In both systems, even with the hydraulic switch off, the hydraulic pump continues pumping fluid in a continual loop from reservoir, pump, filter, solenoid valve, and back to the reservoir. So you have more of a bypass action that isolates the servos and protects the hydraulic pump.

 

Since hydraulic systems very between models, you’ll have to refer to each specific models technical reference. As an example, the AS350 incorporates accumulators into the system, which are also tested during run-up. Moreover, larger helicopters like the S-64 have as many as six or more general hydraulic systems.

 

PagesfromRotorcraftFlyingHandbook_2012_z

 

 

Screenshot2014-04-18at24410PM_zps675641f

Link to comment
Share on other sites

As iChris mentioned the AS350/355 hydraulic system and since it illuminates type specific procedures-

The pilot doesn't lift the collective in that airframe during the hydraulic system check, it remains locked down until you intend to fly. You check that status twice: prestart and before the hydraulic system test.

Edited by Wally
Link to comment
Share on other sites

  • 2 weeks later...

On the Bell 206, turning the hydraulic system off is also a check on the swashplate uniball shimming. If it is shimmed too tightly, it will cause unnecessary wear on the uniball. That shimming also determines the amount of force required to move the controls in the event of a hydraulic failure. I have had 206"s come out of maintenance with the shimming too tight. With the hydraulics off, I couldn't move the controls. Needless to say it went back into the hangar. Since I am an aircraft mechanic as well, it was easy fix.

Link to comment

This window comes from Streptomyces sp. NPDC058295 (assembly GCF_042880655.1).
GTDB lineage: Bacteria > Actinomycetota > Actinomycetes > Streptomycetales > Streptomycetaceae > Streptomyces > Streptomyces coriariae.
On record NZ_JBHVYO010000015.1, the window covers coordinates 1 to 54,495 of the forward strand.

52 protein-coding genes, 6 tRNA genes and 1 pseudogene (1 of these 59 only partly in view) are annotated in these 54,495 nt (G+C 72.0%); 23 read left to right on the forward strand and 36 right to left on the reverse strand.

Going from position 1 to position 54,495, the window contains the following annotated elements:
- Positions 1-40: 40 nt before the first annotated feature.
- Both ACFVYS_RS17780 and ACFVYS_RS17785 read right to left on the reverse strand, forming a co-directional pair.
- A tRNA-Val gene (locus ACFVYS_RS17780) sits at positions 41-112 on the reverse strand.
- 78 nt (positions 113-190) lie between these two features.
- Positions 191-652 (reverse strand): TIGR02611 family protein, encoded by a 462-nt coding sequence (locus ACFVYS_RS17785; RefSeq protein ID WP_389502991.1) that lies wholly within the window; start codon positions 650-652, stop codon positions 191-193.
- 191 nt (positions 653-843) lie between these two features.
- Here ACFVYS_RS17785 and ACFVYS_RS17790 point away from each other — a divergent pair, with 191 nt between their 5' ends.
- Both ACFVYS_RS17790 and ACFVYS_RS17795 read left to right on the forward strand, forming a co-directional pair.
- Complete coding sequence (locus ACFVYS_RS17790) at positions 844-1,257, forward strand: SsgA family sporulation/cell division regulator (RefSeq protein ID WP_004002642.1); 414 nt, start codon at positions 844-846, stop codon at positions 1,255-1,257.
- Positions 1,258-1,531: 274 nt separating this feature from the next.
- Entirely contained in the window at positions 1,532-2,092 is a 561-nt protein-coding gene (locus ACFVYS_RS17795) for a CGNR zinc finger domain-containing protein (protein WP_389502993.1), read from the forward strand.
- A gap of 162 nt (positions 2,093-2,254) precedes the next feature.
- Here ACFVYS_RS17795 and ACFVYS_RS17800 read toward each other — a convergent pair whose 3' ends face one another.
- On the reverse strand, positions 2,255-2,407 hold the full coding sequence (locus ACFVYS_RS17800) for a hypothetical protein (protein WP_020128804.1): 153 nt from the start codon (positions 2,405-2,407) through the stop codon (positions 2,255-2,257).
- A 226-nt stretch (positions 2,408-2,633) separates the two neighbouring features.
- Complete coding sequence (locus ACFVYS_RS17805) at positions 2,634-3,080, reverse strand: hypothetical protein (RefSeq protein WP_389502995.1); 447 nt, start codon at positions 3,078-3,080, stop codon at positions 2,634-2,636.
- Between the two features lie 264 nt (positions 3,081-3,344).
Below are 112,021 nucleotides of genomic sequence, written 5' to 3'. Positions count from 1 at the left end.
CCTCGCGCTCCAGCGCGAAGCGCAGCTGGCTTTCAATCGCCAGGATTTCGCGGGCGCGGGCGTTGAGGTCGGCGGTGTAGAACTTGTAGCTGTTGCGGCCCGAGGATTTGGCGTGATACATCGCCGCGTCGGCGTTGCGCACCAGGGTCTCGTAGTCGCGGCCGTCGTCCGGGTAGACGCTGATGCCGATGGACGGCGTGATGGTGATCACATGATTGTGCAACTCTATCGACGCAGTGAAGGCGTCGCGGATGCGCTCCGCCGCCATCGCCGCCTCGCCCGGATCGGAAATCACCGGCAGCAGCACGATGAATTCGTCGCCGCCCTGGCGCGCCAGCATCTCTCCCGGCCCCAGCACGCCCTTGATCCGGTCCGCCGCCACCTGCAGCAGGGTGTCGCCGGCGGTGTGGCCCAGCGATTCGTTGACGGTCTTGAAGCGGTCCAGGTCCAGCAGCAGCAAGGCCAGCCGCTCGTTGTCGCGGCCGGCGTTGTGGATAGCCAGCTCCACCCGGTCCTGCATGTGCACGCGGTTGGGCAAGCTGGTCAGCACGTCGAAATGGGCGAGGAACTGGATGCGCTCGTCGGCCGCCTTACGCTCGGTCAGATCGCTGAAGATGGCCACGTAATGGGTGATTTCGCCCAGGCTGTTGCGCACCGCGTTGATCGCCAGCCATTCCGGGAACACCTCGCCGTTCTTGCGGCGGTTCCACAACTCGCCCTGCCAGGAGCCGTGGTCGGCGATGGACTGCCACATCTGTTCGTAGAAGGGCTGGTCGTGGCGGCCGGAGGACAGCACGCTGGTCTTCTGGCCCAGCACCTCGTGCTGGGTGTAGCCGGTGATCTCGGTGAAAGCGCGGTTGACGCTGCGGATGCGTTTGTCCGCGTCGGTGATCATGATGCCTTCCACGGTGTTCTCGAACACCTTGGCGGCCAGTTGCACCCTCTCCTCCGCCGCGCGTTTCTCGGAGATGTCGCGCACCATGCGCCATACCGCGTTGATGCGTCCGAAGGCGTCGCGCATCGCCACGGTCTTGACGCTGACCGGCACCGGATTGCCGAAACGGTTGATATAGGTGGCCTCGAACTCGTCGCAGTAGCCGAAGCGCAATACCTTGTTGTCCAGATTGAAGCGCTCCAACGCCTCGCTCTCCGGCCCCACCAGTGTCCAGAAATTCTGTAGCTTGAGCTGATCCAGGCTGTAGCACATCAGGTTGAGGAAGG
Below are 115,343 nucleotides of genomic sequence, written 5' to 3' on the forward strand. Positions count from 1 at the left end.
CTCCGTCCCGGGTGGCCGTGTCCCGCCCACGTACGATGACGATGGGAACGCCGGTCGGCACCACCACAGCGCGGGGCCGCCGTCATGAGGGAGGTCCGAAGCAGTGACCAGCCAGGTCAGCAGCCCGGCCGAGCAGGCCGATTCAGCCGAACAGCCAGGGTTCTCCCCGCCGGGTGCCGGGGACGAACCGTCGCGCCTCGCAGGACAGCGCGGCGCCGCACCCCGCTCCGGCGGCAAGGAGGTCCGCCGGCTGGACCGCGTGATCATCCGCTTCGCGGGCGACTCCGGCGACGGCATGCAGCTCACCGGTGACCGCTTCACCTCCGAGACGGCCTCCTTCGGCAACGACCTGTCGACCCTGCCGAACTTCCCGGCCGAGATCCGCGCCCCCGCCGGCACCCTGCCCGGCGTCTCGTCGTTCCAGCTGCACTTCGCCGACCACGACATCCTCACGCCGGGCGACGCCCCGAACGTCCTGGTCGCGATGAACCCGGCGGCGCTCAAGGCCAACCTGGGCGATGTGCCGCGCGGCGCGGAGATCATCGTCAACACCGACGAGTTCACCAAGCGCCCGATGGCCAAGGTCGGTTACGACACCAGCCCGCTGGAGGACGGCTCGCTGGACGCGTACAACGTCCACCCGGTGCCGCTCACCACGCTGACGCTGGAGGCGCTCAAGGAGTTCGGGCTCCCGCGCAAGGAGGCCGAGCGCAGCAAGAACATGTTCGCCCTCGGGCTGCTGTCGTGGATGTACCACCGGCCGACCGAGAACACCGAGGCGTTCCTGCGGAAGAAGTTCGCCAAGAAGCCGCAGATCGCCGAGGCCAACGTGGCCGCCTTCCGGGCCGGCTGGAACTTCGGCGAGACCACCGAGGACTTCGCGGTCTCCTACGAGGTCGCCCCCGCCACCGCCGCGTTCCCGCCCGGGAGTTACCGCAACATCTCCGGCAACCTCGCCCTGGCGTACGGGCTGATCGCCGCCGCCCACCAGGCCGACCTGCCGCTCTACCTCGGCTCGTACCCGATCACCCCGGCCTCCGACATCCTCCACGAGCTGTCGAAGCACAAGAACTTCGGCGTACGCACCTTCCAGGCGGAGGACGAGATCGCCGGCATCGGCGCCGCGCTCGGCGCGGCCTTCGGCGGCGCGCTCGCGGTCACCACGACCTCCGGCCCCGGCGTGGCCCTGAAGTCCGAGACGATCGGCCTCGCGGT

Share on other sites

From above...

 

"Holding the cyclic, raise the collective about an inch to make sure the effort involved is not ridiculous. Push it back down - feel the interconnect as the cyclic wants to move too."

 

​What is the purpose of this? I noticed this effect in the R-44 and with hydraulics restored there is no trace.

Link to comment
Share on other sites

On the Bell 206, turning the hydraulic system off is also a check on the swashplate uniball shimming. If it is shimmed too tightly, it will cause unnecessary wear on the uniball. That shimming also determines the amount of force required to move the controls in the event of a hydraulic failure. I have had 206"s come out of maintenance with the shimming too tight. With the hydraulics off, I couldn't move the controls. Needless to say it went back into the hangar. Since I am an aircraft mechanic as well, it was easy fix.

That's an excellent note...

 

I've had a Bell 206 come out of maintenance with the shimming done improperly too.

 

Following uniball maintenance and after a successful ground run-up, an inflight check with the hydraulics off should also be accomplished.

Link to comment
Share on other sites

Hello, i'm just entered in this forum, i think that is an optimun channel to learn new information and talk with other people to helicopters.

I fly with a agusta A109, is a beatufil machine and now talk about the hydraulic system .

It has 2 hydraulic system, accordingly two tank,the primary and secondary.

The primary govern the cyclic and collective and pedals,the secondary govern the command and the services whithout pedals control.

Cyclic, collective, rotor brake, nose weel lock,parcking brake and the lamding gear.

The hydraulic test is used according to manual to try the correct sistem function before any flight.

For the test there is a specific interruttor to exclude the system 1 or 2.

I hope to be a help.

I'm very happy to talk with other people that share my passion.

Have a nice flight....!!!!

Link to comment
Share on other sites

  • 6 years later...